The University of Iowa

Federal Title I Funding for Students who Struggle with Literacy

Teacher with students using tablets

Funding allocated through the federal Title I program positively effects literacy instruction in a number of ways, such as purchasing new instructional technology.


Sean Thompson

Communications Specialist, Iowa Reading Research Center

Posted on: March 6, 2018

For more than 50 years, federal Title I funds have been allocated to schools and districts with the aim of improving educational opportunities for children in poverty. Schools in the United States operate using primarily state and local dollars, but Title I expenditures remain the largest of any federal school funding initiative. Because of these factors, Title I is an important source of support for literacy instruction in many schools across the state and nationwide.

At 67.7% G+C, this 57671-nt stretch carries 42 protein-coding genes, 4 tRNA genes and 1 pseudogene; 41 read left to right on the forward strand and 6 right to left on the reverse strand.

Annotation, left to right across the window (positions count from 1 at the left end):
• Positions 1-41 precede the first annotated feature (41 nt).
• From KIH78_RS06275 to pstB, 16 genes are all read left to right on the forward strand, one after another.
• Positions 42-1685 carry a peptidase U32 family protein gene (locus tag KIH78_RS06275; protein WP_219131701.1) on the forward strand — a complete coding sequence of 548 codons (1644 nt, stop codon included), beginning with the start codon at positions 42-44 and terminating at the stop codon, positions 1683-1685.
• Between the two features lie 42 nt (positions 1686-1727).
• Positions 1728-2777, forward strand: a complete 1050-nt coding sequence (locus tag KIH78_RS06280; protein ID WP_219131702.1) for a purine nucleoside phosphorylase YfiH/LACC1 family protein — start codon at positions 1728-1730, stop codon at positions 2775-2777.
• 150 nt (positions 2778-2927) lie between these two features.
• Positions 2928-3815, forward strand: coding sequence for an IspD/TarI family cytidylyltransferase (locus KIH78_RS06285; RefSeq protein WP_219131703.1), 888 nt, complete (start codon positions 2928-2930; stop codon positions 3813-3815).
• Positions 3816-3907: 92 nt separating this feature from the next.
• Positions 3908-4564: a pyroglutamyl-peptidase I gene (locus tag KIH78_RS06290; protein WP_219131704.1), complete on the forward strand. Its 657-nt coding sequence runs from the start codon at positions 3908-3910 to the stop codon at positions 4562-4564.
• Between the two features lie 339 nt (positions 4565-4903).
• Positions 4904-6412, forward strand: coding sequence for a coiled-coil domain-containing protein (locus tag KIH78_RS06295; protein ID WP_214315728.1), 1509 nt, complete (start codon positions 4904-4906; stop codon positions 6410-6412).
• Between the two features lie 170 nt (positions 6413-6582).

What is Title I?

Title I originated from the 1965 passage of the Elementary and Secondary Education Act (which has been renamed several times, most recently in 2015 as the Every Student Succeeds Act) and is meant to equalize the educational experiences of all students. In recent years, approximately $13-16 billion of Title I funding has been distributed annually to states and school districts. As demonstrated in Figure 1 below (National Conference of State Legislatures, 2015) which looks ahead to the appropriations for Fiscal Year 2020, almost all of the funds have been for improving basic programs at schools that serve children from low-income families. Other portions of Title I funding are designated for state assessment grants, migratory or homeless children, and children in state-run institutions.